ESSLINGEN, Germany -- Fluctuations in the price of precious metals led to a sharp decline in revenues last year at exhaust systems supplier Eberspächer.
The German company reported a 14 percent drop in sales to E1.64 billion in 2002.
Precious metals such as platinum and palladium account for about 40 percent of the price of a modern exhaust system. Precious metals are used in catalytic converters.
Eberspächer has about 20 percent of the European market for catalysts and exhausts, and is the fourth largest exhaust supplier globally after ArvinMeritor, Tenneco and Faurecia.
Managing partner Gunter Baumann said price pressure from its customers was strong. Even customers such as BMW, DaimlerChrysler and Audi, which have been less affected by the automotive downturn, are now to some extent suffering from weak markets, Baumann added.
The value of sales to Renault, another big customer, fell because of model changeovers. Eberspächer suffered as production of old models declined and new models ramped up.
The supplier's after-tax profits fell from E9 million in 2001 to E5 million in 2002.
Baumann said he expects a tough year in 2003. Eberspächer's sales in the first quarter were down 1 percent to E19 million, and order intake fell by 6 percent to E312 million.
But current investments will provide the foundation for future growth, Baumann predicted.
Eberspächer is now working on several new contracts. These include exhaust systems for cars built off the new Renault-Nissan B-platform, and new business for its high-end customers. Eberspächer will also supply a new particulate filter to Renault starting this summer.
Altogether, Eberspächer's exhaust system sales will rise by 50 percent by the end of 2005, said Peter Jarkel, head of exhaust systems.
Eberspächer is also investing heavily in North America to fulfill five contracts that it has won there. The company will supply the exhaust catalysts for the new Mercedes-Benz M class built in Tuscaloosa, Alabama, USA, and will assemble the complete exhaust systems in a just-in-time facility.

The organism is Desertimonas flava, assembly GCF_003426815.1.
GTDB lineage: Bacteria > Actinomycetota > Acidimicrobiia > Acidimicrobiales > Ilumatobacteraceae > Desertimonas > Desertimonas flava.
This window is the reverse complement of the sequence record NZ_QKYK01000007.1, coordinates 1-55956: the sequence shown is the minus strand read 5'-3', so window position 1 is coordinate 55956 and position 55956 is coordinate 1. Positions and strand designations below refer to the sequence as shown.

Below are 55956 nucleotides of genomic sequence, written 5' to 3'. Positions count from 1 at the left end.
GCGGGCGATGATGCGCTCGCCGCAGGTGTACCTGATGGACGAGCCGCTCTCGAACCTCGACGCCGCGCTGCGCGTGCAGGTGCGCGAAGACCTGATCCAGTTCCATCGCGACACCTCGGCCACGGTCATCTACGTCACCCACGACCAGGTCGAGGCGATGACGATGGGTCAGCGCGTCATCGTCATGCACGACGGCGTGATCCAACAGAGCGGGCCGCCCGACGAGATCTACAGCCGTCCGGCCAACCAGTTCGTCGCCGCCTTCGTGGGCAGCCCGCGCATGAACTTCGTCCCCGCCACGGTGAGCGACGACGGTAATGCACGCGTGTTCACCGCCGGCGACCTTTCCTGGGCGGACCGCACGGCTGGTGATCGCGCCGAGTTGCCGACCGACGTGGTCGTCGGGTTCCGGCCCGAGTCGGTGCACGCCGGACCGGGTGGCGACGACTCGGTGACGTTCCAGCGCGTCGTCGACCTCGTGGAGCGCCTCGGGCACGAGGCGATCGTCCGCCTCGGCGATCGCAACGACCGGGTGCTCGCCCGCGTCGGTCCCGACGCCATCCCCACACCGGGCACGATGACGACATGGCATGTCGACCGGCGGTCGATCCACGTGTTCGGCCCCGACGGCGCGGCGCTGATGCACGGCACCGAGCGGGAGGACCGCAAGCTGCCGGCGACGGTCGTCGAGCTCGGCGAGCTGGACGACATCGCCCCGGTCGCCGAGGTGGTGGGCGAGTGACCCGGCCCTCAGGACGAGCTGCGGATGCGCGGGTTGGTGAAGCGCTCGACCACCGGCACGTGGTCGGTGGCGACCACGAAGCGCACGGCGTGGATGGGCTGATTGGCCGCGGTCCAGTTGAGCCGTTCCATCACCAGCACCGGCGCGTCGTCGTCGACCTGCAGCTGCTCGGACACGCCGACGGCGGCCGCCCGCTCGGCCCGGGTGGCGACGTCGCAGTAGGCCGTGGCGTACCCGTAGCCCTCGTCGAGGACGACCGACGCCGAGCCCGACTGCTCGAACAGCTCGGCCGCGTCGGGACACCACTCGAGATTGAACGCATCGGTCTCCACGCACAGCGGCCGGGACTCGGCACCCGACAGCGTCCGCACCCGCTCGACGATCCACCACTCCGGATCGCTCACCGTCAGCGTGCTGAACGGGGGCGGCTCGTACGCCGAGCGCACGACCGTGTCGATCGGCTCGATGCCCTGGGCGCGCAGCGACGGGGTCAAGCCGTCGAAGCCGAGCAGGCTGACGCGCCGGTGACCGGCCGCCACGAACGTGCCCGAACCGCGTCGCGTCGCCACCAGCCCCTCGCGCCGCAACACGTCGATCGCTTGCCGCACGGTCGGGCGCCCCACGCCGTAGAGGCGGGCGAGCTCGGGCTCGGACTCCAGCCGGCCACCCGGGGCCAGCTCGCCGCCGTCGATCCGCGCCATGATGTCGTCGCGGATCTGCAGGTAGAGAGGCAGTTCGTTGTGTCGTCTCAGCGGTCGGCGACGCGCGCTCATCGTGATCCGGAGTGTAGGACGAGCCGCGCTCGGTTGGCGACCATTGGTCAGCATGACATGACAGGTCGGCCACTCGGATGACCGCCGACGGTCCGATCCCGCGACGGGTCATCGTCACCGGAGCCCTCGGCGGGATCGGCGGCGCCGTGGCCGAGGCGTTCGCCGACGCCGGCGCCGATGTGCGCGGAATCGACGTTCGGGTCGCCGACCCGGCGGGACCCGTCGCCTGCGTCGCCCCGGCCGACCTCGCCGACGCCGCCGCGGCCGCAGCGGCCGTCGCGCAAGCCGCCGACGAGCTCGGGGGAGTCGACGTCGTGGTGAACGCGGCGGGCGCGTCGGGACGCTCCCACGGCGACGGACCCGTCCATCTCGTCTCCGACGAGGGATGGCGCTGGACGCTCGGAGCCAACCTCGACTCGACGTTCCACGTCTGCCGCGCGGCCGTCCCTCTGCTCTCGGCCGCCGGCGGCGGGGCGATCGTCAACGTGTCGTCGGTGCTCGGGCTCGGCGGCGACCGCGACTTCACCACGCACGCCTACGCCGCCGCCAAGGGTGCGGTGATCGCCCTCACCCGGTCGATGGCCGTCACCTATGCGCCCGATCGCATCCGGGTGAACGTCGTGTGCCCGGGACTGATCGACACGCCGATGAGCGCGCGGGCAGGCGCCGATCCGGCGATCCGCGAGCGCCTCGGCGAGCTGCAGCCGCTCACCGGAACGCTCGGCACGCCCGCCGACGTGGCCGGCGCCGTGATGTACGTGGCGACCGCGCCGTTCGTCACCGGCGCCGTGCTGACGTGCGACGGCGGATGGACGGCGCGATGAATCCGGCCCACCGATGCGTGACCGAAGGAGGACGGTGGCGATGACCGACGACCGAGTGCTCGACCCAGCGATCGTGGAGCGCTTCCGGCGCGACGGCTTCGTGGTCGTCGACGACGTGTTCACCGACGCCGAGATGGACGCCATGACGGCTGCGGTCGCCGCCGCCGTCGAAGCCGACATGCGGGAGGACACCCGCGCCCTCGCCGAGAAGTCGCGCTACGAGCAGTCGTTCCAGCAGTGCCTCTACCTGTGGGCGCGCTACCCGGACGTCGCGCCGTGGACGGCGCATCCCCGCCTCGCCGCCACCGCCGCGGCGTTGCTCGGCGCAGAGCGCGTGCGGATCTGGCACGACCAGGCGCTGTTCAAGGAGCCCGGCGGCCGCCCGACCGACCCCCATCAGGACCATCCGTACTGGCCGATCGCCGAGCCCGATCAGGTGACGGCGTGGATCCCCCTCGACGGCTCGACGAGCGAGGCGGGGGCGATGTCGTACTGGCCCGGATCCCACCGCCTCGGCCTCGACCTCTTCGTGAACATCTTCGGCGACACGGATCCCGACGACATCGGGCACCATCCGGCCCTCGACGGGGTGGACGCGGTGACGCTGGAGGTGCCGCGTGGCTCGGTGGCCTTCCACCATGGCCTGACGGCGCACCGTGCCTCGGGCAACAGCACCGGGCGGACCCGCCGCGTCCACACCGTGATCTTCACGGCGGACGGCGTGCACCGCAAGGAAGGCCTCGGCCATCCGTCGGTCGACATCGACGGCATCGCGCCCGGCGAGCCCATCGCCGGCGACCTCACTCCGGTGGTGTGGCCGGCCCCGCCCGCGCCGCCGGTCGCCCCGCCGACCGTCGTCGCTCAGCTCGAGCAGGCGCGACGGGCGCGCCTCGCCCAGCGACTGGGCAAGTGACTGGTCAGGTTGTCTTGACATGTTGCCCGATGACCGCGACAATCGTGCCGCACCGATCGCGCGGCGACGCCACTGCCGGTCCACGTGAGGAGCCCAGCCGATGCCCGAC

Eberspächer supplies the current M class through a joint venture with Calsonic Kansei.
Eberspächer has built a $26 million (E22 million) development center in Novi, near Detroit. The center houses 40 engineers working to develop exhaust systems for four future programs for DaimlerChrysler and General Motors.
Eberspächer will supply the first of these programs, Chrysler's LX platform, from a just-in-time plant at Brampton, Canada, starting in 2004.
Eberspächer also suffered from weaker-than-expected markets in its other major automotive business, auxiliary heaters. Auxiliary heaters account for a quarter of the group's sales.
Almost half of sales in the auxiliary heater market are to the commercial vehicle industry, which saw sales decline 12 percent in Europe in 2002.
Eberspächer is also the market leader in the supply of electric add-on heaters for faster cabin warm-up in cars with efficient diesel engines.
The German supplier expected this market to grow last year in line with the increasing popularity of diesel engines. But Baumann said cost pressures at some carmakers have led them to make the heaters standard equipment in only the coldest markets, and an option elsewhere.